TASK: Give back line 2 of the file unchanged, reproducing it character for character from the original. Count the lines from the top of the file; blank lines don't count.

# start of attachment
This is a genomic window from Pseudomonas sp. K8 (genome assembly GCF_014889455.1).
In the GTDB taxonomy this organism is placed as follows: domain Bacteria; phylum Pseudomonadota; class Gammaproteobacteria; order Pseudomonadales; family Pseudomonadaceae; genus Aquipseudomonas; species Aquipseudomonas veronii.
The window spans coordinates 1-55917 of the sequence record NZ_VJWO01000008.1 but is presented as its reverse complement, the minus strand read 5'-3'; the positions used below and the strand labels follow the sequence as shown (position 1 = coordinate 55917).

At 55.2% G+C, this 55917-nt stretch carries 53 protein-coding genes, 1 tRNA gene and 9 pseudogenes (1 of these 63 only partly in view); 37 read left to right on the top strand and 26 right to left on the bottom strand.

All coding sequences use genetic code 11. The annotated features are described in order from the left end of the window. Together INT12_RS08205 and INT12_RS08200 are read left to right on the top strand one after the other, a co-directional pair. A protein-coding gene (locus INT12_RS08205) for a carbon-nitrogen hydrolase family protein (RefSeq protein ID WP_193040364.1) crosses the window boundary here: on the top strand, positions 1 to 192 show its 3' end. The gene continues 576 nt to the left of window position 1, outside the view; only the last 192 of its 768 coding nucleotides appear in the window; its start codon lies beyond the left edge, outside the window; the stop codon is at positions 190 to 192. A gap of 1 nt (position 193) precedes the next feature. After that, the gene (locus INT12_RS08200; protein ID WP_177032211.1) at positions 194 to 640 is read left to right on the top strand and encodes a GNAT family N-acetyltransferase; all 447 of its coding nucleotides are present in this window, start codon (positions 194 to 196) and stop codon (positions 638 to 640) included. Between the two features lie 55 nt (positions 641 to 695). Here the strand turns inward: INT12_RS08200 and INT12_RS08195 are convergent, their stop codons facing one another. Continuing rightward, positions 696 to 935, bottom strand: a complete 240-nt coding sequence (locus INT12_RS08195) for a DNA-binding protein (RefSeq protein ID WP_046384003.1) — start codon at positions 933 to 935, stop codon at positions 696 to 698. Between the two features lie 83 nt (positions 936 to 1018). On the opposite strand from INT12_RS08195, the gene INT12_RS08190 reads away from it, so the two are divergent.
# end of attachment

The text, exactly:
In the GTDB taxonomy this organism is placed as follows: domain Bacteria; phylum Pseudomonadota; class Gammaproteobacteria; order Pseudomonadales; family Pseudomonadaceae; genus Aquipseudomonas; species Aquipseudomonas veronii.